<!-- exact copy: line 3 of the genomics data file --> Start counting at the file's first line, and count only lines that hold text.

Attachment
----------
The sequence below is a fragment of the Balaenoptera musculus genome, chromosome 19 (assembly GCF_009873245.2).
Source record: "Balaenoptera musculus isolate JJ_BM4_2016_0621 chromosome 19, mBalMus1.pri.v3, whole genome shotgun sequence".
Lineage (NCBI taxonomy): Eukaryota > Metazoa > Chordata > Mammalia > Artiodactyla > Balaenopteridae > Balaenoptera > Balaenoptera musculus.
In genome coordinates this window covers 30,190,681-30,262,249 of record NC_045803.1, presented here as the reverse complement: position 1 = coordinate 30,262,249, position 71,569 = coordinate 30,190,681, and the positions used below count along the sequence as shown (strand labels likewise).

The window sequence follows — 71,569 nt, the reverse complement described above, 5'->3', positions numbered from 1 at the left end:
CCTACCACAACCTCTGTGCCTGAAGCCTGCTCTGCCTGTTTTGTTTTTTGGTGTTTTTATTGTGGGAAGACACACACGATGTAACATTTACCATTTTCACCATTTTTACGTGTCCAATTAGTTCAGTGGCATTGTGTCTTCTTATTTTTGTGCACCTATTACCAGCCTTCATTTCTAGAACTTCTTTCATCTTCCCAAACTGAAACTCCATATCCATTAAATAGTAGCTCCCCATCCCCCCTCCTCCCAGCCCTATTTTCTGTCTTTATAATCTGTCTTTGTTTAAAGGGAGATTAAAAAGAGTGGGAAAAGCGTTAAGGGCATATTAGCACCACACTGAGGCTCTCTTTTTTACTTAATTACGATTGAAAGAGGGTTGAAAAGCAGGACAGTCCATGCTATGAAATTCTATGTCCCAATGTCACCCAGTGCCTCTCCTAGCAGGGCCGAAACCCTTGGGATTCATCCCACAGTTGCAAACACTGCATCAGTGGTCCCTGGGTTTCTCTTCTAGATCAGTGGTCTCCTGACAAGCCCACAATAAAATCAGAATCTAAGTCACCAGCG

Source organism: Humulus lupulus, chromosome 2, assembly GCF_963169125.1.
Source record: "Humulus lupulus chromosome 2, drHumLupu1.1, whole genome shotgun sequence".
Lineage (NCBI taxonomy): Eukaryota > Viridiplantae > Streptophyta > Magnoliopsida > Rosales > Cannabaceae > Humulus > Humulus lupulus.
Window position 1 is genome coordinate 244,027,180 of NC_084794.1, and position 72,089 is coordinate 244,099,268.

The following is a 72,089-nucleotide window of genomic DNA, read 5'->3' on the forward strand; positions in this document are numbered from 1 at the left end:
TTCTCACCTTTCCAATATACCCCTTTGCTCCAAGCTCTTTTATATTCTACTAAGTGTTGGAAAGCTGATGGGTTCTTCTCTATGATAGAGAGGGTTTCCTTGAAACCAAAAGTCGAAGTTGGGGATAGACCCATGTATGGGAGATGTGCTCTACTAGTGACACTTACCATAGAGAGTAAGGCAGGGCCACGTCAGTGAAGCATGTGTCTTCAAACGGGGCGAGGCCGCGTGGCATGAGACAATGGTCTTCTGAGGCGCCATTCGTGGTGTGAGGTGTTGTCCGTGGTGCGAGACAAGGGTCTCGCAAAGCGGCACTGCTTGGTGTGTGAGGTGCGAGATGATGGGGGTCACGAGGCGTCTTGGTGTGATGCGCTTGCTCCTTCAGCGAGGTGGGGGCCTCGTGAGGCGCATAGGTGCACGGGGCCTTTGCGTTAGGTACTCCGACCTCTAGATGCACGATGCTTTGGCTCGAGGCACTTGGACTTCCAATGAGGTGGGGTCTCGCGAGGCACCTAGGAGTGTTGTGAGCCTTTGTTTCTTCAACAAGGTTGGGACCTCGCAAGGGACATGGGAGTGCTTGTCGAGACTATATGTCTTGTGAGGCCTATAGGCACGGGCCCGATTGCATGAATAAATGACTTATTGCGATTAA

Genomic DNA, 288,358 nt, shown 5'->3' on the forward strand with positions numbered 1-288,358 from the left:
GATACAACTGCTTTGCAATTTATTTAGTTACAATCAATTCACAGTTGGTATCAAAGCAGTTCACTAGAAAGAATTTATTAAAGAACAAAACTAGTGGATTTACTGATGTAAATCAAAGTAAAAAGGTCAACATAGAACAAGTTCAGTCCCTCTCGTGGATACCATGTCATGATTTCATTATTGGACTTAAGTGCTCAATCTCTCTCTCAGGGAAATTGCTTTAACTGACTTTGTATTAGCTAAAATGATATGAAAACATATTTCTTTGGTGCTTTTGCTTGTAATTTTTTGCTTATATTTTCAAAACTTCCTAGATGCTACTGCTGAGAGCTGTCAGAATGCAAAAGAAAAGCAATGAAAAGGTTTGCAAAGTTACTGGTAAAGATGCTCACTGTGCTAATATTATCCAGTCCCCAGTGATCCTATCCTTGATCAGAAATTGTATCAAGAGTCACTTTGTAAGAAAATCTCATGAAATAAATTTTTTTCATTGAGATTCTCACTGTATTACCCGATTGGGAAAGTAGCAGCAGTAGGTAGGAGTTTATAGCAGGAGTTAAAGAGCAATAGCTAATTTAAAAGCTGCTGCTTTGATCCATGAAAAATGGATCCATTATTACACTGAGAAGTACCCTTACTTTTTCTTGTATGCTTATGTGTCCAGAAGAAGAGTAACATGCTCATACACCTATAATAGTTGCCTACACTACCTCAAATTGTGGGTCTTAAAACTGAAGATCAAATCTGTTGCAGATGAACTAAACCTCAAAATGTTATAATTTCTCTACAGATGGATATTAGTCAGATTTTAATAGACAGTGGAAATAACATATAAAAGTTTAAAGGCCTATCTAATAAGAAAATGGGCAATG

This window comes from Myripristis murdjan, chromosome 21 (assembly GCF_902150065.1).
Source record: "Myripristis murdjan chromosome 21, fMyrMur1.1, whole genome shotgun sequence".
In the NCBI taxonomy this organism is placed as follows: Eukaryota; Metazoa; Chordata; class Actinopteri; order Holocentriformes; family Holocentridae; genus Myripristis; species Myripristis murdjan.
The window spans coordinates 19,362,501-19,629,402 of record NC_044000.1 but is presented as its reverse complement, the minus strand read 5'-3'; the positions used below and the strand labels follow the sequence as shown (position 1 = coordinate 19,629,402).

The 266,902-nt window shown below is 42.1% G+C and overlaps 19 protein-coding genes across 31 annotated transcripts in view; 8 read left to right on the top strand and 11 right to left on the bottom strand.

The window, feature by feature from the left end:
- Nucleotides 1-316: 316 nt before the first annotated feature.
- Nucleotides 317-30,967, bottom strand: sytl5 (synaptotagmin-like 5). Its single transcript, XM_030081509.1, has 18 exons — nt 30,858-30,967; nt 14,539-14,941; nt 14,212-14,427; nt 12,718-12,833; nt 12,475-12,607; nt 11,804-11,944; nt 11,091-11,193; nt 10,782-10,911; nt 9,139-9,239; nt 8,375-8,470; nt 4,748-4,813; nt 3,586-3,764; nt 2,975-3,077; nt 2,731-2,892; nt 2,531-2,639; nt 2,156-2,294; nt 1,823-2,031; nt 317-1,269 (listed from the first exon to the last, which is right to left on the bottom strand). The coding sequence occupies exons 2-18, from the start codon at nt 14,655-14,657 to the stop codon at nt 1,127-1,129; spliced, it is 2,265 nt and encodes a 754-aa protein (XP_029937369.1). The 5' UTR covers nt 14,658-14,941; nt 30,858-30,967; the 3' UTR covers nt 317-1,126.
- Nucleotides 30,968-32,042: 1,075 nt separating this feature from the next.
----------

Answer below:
Lineage (NCBI taxonomy): Eukaryota > Metazoa > Chordata > Mammalia > Artiodactyla > Balaenopteridae > Balaenoptera > Balaenoptera musculus.